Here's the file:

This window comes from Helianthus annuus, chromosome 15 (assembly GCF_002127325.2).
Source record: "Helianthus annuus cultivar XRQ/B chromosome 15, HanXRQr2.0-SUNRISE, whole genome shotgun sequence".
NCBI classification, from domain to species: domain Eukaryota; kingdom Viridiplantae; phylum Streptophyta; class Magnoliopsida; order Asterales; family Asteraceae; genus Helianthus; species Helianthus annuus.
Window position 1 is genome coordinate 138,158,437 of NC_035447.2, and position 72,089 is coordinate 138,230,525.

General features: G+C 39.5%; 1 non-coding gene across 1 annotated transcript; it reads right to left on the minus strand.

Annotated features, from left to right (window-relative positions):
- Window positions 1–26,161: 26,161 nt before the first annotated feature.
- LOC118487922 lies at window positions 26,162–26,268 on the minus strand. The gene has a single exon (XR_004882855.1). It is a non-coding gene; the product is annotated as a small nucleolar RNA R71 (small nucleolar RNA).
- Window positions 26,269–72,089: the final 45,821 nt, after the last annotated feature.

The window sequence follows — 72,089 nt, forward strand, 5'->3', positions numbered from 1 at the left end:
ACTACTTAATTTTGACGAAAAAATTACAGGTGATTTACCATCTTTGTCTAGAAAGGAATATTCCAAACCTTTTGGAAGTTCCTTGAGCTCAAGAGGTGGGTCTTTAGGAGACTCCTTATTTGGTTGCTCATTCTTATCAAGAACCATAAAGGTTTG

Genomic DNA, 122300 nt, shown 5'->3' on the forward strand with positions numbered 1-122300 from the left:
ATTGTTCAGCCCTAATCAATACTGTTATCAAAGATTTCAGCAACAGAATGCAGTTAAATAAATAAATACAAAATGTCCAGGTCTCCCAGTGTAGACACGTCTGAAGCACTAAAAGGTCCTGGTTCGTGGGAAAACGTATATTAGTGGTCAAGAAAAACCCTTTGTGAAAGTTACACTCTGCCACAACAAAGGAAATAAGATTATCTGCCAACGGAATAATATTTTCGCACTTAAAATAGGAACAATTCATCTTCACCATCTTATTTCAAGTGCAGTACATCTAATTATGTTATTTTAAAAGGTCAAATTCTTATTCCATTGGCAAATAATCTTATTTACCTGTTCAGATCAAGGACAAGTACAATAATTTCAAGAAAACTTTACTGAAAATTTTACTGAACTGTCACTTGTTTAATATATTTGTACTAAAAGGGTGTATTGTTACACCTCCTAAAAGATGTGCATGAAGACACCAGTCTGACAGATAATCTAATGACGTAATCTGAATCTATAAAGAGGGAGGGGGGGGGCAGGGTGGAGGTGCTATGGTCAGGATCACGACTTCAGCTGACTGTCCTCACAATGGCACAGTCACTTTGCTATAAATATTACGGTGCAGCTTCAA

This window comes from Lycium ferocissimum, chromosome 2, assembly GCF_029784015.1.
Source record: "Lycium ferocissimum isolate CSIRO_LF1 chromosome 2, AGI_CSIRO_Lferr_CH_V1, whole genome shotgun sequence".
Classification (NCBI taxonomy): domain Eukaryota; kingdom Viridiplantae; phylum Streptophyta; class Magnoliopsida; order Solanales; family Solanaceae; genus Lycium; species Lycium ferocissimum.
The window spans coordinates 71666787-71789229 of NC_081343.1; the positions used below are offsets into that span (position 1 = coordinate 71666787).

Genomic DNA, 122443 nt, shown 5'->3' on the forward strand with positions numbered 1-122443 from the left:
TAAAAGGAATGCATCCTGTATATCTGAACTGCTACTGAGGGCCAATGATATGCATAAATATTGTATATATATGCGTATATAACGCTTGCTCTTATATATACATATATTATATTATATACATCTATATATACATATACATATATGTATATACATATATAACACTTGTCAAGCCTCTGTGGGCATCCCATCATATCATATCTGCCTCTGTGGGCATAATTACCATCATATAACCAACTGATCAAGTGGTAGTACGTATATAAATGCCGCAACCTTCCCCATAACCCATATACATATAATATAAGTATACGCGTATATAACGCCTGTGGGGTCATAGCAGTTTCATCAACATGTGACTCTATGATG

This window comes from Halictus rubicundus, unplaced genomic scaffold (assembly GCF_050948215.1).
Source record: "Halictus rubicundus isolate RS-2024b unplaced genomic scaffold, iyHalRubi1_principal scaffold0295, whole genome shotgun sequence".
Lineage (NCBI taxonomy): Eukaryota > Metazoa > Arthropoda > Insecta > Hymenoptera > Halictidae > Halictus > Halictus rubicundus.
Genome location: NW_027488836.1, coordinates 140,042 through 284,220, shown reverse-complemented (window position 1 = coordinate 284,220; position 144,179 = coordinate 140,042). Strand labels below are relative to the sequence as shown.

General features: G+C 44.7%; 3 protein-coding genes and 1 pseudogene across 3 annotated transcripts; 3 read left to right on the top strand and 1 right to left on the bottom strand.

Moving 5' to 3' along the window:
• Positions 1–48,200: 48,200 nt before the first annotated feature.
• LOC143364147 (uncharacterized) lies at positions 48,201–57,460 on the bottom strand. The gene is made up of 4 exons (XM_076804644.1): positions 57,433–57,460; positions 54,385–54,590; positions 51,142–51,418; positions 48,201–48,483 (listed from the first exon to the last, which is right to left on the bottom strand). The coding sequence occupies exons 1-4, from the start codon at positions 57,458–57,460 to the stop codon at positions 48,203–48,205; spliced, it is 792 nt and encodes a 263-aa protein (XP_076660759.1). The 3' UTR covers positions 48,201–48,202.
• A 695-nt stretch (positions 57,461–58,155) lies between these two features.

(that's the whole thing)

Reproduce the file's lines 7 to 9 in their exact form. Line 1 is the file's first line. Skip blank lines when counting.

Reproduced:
- Window positions 1–26,161: 26,161 nt before the first annotated feature.
- LOC118487922 lies at window positions 26,162–26,268 on the minus strand. The gene has a single exon (XR_004882855.1). It is a non-coding gene; the product is annotated as a small nucleolar RNA R71 (small nucleolar RNA).
- Window positions 26,269–72,089: the final 45,821 nt, after the last annotated feature.